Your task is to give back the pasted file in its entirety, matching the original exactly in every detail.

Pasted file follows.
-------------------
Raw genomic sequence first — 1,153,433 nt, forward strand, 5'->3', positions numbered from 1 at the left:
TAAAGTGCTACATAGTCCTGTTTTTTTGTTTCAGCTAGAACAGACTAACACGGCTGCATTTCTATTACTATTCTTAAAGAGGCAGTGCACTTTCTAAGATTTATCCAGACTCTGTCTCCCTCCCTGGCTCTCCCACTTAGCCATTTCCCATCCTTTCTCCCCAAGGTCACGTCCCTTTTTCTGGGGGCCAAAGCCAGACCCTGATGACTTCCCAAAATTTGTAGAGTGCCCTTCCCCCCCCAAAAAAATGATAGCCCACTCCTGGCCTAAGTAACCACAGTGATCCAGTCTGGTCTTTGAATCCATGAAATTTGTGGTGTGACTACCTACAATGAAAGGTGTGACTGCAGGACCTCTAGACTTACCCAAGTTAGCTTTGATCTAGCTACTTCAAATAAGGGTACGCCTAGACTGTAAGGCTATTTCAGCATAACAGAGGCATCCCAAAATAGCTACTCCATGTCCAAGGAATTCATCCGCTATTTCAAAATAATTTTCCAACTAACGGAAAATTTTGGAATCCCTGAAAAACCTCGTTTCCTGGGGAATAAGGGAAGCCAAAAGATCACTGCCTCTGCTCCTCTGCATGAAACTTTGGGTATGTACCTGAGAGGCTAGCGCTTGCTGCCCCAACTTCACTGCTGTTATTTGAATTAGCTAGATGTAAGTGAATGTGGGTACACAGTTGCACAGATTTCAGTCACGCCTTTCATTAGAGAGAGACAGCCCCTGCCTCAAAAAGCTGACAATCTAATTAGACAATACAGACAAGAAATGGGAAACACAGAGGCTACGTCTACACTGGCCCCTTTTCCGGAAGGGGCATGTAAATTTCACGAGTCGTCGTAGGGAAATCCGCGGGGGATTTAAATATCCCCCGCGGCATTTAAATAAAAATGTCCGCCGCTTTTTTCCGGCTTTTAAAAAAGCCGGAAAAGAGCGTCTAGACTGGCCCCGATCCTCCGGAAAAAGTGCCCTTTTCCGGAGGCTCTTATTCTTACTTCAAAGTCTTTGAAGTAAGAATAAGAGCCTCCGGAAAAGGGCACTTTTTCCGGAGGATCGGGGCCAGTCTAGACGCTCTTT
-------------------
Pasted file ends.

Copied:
Raw genomic sequence first — 1,153,433 nt, forward strand, 5'->3', positions numbered from 1 at the left:
TAAAGTGCTACATAGTCCTGTTTTTTTGTTTCAGCTAGAACAGACTAACACGGCTGCATTTCTATTACTATTCTTAAAGAGGCAGTGCACTTTCTAAGATTTATCCAGACTCTGTCTCCCTCCCTGGCTCTCCCACTTAGCCATTTCCCATCCTTTCTCCCCAAGGTCACGTCCCTTTTTCTGGGGGCCAAAGCCAGACCCTGATGACTTCCCAAAATTTGTAGAGTGCCCTTCCCCCCCCAAAAAAATGATAGCCCACTCCTGGCCTAAGTAACCACAGTGATCCAGTCTGGTCTTTGAATCCATGAAATTTGTGGTGTGACTACCTACAATGAAAGGTGTGACTGCAGGACCTCTAGACTTACCCAAGTTAGCTTTGATCTAGCTACTTCAAATAAGGGTACGCCTAGACTGTAAGGCTATTTCAGCATAACAGAGGCATCCCAAAATAGCTACTCCATGTCCAAGGAATTCATCCGCTATTTCAAAATAATTTTCCAACTAACGGAAAATTTTGGAATCCCTGAAAAACCTCGTTTCCTGGGGAATAAGGGAAGCCAAAAGATCACTGCCTCTGCTCCTCTGCATGAAACTTTGGGTATGTACCTGAGAGGCTAGCGCTTGCTGCCCCAACTTCACTGCTGTTATTTGAATTAGCTAGATGTAAGTGAATGTGGGTACACAGTTGCACAGATTTCAGTCACGCCTTTCATTAGAGAGAGACAGCCCCTGCCTCAAAAAGCTGACAATCTAATTAGACAATACAGACAAGAAATGGGAAACACAGAGGCTACGTCTACACTGGCCCCTTTTCCGGAAGGGGCATGTAAATTTCACGAGTCGTCGTAGGGAAATCCGCGGGGGATTTAAATATCCCCCGCGGCATTTAAATAAAAATGTCCGCCGCTTTTTTCCGGCTTTTAAAAAAGCCGGAAAAGAGCGTCTAGACTGGCCCCGATCCTCCGGAAAAAGTGCCCTTTTCCGGAGGCTCTTATTCTTACTTCAAAGTCTTTGAAGTAAGAATAAGAGCCTCCGGAAAAGGGCACTTTTTCCGGAGGATCGGGGCCAGTCTAGACGCTCTTT